On the subject on stimulants I recently got myself onto energy drinks, such as SoBe (more natural juices than chemicals) and lately Venom drinks. It's the combo of herbs, minerals, vitamins and other stims they use along with flavors that has gotten me slightly addicted. (I only drink maybe one if it's a decent size, half a bottle if it's large in quantity stim ingredients.) Been thinking of making my own homemade energy drink batch here too! At least it's worth a try.
I'm still continuing research on Biofeedback and quite excited about it.
Thanks again, M.C.Barrett. And I'll take your word on doses per time and experiment!
August 30th, 2008 #4Registered User
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I would also stop watching television completely. That helps your concentration quite a bit because TV constantly is flashing and jumping from shot to shot and going to a new and more exciting thing, never still, always shoving more crap in your face.
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August 30th, 2008 #5
This is good advice, and to continue with this, get off the internet. The internet is just as much of a distraction, and while it's a bit more intellectual and full of fun facts to learn, if you restrict outside stimuli you wind up sitting there with nothing to do but draw.
I should know, I have ADD myself. And not the "lazy so I don't want to do stuff" type they overdiagnose kids with, I'm talking about the "almost get into car wrecks because the sunset distracts me" type. The "spends six hours cleaning his room because he'll stumble on a book and wind up reading three chapters before he can stop himself" type. It's pretty bad. I was on medication but my situation doesn't allow me the insurance to afford the doctor visits, so I've been restricting my habits to force myself into certain activities, and it's been working.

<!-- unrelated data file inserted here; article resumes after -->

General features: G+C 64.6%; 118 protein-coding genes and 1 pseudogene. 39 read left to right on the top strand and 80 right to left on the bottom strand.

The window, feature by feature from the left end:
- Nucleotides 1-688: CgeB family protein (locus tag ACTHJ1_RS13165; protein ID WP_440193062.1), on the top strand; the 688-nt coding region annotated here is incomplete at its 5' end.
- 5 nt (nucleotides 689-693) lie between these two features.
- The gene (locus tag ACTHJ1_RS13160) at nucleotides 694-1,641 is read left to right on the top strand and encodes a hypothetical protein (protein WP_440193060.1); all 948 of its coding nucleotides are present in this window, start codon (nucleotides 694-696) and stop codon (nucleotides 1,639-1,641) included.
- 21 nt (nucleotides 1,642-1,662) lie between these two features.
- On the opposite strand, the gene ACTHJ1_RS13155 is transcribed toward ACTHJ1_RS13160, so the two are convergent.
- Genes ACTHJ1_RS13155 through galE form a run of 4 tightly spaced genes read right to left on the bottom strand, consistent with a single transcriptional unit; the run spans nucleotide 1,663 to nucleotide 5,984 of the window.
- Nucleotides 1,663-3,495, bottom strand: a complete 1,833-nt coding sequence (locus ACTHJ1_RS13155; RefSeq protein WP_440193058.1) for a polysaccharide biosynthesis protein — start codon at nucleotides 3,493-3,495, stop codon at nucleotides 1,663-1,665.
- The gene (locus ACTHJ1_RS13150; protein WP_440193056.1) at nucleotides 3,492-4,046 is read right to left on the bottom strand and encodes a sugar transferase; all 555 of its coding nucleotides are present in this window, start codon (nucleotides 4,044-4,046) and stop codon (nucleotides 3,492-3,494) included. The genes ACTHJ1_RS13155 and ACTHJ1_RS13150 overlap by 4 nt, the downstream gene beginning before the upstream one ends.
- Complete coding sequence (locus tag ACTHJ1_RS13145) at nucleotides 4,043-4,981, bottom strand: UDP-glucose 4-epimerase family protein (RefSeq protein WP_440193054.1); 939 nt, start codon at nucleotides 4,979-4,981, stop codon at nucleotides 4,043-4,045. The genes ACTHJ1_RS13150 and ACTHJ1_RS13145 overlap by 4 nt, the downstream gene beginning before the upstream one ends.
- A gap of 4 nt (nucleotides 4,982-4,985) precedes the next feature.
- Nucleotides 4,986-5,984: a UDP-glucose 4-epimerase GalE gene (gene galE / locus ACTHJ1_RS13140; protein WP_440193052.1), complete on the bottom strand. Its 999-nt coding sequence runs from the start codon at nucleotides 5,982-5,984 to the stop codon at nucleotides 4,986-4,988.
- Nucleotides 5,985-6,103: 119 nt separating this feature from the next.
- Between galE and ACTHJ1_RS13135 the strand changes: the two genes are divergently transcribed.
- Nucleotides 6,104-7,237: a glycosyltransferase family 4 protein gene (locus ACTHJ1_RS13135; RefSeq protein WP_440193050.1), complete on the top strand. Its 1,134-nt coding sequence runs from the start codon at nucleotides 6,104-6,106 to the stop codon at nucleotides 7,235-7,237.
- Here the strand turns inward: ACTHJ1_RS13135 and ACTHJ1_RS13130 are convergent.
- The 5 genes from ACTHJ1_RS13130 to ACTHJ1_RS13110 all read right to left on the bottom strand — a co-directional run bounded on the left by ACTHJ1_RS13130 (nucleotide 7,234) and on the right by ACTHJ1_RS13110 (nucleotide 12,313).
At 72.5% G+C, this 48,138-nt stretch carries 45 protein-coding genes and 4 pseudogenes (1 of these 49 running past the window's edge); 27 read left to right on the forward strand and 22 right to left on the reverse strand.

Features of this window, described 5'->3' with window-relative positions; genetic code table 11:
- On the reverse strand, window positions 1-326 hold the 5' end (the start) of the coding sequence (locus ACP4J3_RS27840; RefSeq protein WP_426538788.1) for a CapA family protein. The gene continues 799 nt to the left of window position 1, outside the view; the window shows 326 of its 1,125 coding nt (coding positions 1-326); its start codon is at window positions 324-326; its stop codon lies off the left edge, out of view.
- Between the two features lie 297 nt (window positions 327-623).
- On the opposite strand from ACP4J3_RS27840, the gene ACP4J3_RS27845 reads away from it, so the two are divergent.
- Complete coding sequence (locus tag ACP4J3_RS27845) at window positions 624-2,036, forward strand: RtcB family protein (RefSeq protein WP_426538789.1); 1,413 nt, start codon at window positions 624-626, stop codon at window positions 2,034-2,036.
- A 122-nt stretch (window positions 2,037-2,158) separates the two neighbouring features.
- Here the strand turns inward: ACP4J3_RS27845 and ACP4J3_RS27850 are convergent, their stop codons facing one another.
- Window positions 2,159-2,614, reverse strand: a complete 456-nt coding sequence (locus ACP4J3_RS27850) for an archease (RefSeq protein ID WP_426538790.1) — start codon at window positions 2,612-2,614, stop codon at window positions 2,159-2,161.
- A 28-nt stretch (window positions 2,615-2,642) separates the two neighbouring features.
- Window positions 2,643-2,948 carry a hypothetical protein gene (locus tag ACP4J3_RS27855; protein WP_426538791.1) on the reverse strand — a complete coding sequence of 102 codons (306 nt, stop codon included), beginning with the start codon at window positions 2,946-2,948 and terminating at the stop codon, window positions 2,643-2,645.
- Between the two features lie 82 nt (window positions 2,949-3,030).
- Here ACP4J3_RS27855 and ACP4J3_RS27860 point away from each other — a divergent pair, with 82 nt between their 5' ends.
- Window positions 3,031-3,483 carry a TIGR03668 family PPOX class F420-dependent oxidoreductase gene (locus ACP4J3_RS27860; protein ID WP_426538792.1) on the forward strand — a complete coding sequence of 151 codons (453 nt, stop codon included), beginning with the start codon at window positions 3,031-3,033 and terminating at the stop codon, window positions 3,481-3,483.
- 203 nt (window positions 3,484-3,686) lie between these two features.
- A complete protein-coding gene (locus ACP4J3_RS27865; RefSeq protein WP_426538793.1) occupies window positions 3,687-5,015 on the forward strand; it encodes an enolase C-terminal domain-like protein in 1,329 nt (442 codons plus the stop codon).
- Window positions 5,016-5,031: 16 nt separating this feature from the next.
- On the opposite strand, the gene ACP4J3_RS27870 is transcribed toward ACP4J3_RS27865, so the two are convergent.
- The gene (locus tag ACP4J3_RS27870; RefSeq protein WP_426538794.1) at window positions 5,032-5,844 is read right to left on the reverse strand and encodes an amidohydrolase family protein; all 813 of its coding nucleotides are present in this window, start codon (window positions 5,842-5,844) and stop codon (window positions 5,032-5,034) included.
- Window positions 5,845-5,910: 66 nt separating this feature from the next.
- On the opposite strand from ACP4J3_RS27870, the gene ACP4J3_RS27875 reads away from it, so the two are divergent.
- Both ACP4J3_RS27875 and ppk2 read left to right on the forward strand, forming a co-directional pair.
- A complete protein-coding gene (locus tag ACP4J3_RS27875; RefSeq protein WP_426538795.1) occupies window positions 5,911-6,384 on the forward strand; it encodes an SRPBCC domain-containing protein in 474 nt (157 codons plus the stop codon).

TV and internet are inspiring stimuli, but they should be used as rewards once the real work is done. If you lock the TV up or block your internet browser, you can begin to create barriers between you and such relaxing activities, enough so that the easier thing to do is just pick up a pencil and paper and draw. Also, to help with that, leave drawing stuff available all over your living area. You want to make drawing the absolute easiest thing you can. Reference within arms reach, Photoshop constantly open and ready for a new piece, your tablet plugged in just waiting for you, your sketchpad and pens and paints and canvas all set up. If you block what's keeping you from drawing, and make drawing the easiest available "distraction," it really helps.
It's not the most ideal solution, because real ADD stems from a deficiency of certain chemicals in the brain, combined with personality traits and modes of thinking. By taking the internal problem of being unable to control your focus, and making it external, you can control it better. Not as well as you can with proper medication, but enough to where your life will be improved.
It's a constant battle, I know, because our minds were built in way opposite of how the world works. I'd love to just eat whenever, sleep whenever, draw whenever, play video games whenever, but as it stands that's not how things work, so I have to follow some sort of schedule. To that end, blocking what's keeping me from doing that has gone a long way, even without the necessary medicine to balance out my thought processes.
Last edited by lavhoes; August 30th, 2008 at 02:48 AM.